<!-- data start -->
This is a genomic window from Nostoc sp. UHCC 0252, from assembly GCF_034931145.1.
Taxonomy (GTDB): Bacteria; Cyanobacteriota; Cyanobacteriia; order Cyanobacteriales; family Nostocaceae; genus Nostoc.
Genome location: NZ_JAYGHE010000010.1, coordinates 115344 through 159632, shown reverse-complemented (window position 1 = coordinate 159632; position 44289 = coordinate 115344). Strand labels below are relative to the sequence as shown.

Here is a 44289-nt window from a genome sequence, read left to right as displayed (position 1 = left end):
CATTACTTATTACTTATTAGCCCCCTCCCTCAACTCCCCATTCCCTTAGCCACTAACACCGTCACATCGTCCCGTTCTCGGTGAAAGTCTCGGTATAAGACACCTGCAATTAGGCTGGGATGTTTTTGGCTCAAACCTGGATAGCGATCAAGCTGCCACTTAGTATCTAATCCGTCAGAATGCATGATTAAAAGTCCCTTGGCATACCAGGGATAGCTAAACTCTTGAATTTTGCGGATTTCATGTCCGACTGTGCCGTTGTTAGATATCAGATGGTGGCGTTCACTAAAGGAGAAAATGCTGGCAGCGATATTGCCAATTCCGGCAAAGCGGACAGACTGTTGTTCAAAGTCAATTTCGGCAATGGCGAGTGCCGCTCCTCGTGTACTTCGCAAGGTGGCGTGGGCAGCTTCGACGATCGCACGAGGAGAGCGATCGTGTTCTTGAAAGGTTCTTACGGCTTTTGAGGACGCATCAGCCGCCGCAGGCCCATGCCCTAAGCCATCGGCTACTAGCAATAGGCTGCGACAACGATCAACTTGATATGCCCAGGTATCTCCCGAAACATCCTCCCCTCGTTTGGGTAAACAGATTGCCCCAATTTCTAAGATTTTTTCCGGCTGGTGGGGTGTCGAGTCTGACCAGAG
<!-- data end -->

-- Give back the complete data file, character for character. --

This is a genomic window from Nostoc sp. UHCC 0252, from assembly GCF_034931145.1.
Taxonomy (GTDB): Bacteria; Cyanobacteriota; Cyanobacteriia; order Cyanobacteriales; family Nostocaceae; genus Nostoc.
Genome location: NZ_JAYGHE010000010.1, coordinates 115344 through 159632, shown reverse-complemented (window position 1 = coordinate 159632; position 44289 = coordinate 115344). Strand labels below are relative to the sequence as shown.

Here is a 44289-nt window from a genome sequence, read left to right as displayed (position 1 = left end):
CATTACTTATTACTTATTAGCCCCCTCCCTCAACTCCCCATTCCCTTAGCCACTAACACCGTCACATCGTCCCGTTCTCGGTGAAAGTCTCGGTATAAGACACCTGCAATTAGGCTGGGATGTTTTTGGCTCAAACCTGGATAGCGATCAAGCTGCCACTTAGTATCTAATCCGTCAGAATGCATGATTAAAAGTCCCTTGGCATACCAGGGATAGCTAAACTCTTGAATTTTGCGGATTTCATGTCCGACTGTGCCGTTGTTAGATATCAGATGGTGGCGTTCACTAAAGGAGAAAATGCTGGCAGCGATATTGCCAATTCCGGCAAAGCGGACAGACTGTTGTTCAAAGTCAATTTCGGCAATGGCGAGTGCCGCTCCTCGTGTACTTCGCAAGGTGGCGTGGGCAGCTTCGACGATCGCACGAGGAGAGCGATCGTGTTCTTGAAAGGTTCTTACGGCTTTTGAGGACGCATCAGCCGCCGCAGGCCCATGCCCTAAGCCATCGGCTACTAGCAATAGGCTGCGACAACGATCAACTTGATATGCCCAGGTATCTCCCGAAACATCCTCCCCTCGTTTGGGTAAACAGATTGCCCCAATTTCTAAGATTTTTTCCGGCTGGTGGGGTGTCGAGTCTGACCAGAG